Later on, when labour begins, your pelvic floor helps to rotate your baby’s head into the ideal position, ready for birth. As your womb contracts to push your baby down, the gentle resistance from your stretchy pelvic floor below encourages your baby’s chin to tuck and their head to turn. Once they are in this position, it is easier for their head to pass under the pubic bone, ready for crowning3.
Once your baby’s born, your pelvic floor muscle exercises will help you strengthen the muscles around your bladder, vagina and back passage to reduce the likelihood of incontinence prolapse and help you enjoy a satisfying sex life1.
With regular, simple exercises, you can strengthen your pelvic floor muscles and reduce the likelihood of certain problems later on4.
How does pregnancy affect my pelvic floor muscles?
After nine months of supporting your baby, and the necessary stretching required to let your baby through the birth canal during labour, your pelvic floor may be understandably weaker after birth. Around 40% of mums experience ‘stress incontinence’ – leaking urine when they sneeze or cough5, regardless of how their baby was delivered. It’s thought to be mostly a consequence of being pregnant in general6.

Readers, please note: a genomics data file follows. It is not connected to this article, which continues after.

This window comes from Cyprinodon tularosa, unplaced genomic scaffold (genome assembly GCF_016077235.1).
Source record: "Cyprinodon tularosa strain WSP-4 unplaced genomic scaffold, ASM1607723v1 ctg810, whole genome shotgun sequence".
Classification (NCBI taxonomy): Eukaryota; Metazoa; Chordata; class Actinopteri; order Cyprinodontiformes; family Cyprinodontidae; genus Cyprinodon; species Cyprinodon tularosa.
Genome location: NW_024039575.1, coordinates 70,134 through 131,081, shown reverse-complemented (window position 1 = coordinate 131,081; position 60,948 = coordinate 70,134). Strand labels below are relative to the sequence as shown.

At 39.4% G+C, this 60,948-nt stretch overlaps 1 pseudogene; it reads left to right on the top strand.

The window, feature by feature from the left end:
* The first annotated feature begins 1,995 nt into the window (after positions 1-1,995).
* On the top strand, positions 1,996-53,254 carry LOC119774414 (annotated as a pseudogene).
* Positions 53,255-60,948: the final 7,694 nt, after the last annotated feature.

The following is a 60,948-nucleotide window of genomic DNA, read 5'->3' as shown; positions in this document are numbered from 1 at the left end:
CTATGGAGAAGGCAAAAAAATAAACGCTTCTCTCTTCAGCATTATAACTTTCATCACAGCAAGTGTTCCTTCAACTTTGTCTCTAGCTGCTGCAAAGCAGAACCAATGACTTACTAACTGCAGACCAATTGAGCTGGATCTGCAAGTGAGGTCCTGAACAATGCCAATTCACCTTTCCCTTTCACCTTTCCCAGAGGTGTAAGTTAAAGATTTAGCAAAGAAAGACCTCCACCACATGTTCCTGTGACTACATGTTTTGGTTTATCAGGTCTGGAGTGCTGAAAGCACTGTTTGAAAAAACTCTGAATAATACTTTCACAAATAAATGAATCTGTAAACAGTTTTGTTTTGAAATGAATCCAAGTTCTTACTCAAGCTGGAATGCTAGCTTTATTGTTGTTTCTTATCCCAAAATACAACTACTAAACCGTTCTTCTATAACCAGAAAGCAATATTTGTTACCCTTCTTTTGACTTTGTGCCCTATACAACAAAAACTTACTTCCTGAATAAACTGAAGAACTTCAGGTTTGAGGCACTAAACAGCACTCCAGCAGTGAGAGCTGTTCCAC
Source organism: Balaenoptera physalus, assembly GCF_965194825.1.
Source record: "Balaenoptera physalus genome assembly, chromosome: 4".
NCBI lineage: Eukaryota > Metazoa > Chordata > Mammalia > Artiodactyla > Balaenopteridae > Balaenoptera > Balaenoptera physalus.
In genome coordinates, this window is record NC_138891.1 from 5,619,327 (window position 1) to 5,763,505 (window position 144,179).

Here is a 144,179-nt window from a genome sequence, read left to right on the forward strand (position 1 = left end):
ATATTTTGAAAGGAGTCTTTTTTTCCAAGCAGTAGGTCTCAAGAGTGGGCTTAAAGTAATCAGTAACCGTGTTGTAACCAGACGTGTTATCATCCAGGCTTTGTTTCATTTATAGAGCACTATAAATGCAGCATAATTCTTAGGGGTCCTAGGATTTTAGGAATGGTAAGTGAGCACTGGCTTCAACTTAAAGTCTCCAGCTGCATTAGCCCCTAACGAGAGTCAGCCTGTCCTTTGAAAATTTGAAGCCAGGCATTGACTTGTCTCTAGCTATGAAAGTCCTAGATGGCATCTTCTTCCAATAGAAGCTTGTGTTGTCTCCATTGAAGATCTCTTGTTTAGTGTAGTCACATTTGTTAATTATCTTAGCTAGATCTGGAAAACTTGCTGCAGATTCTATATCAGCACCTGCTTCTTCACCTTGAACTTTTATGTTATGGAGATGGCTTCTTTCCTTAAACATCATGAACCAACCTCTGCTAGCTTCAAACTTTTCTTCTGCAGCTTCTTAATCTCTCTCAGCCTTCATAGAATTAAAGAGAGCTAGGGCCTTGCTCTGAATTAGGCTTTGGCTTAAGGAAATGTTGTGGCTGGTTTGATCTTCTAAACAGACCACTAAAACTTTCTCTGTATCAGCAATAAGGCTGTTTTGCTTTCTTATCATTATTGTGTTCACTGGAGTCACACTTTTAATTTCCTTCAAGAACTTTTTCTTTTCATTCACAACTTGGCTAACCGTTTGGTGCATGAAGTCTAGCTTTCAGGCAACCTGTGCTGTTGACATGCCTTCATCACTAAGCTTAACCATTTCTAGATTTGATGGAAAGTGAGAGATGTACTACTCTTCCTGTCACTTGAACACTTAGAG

Pregnant women undertaking pelvic floor muscle training have been found to have a lower incidence of urinary incontinence4 after birth.
When should you start pelvic exercises?
The short answer is, the sooner the better. You can start doing pelvic floor exercises as soon as you find out you’re pregnant, but even if you don’t start until the later stages of pregnancy, it’s really beneficial.
Pelvic floor exercises after birth
You can start building up strength in your pelvic floor as soon as you feel ready to after having had your baby. Remember, you automatically engage your pelvic floor muscles when you sneeze or cough, so it's perfectly safe to start exercising it as soon as you can.
Pelvic floor exercises – our top tips
Practise locating your pelvic floor muscles
Place reminders around your home in places you’re likely to have time to do the exercises
1. NHS Choices. What are pelvic floor exercises (Kegel exercises)? [Online]. Available at: http://www.nhs.uk/chq/pages/1063.aspx?categoryid=52 [Accessed: December 2016]. Page last reviewed: 30 April 2017. Next review due: 30 April 2020.
2. Ashton-Miller J, Delancey J. Functional anatomy of the female pelvic floor. Ann NY Acad Sci 2007;1101(1):266-96.
3. Herbert J. Pregnancy and childbirth: the effects on pelvic floor muscles. Nursing Times 2009;105(7):38-41.
4. Boyle R et al. Pelvic floor muscle training for prevention and treatment of urinary and faecal incontinence in antenatal and postnatal women. Cochrane Database Syst Rev 2012;10:CD007471.
5. Sangsawang B, Sangsawang N. Stress urinary incontinence in pregnant women: a review of prevalence, pathophysiology, and treatment. Int Urogynecol J 2013;24(6):901-12.
6. McKinnie V et al. The effect of pregnancy and mode of delivery on the prevalence of urinary and fecal incontinence. Am J Obstet Gynecol 2005;193(2):512-7.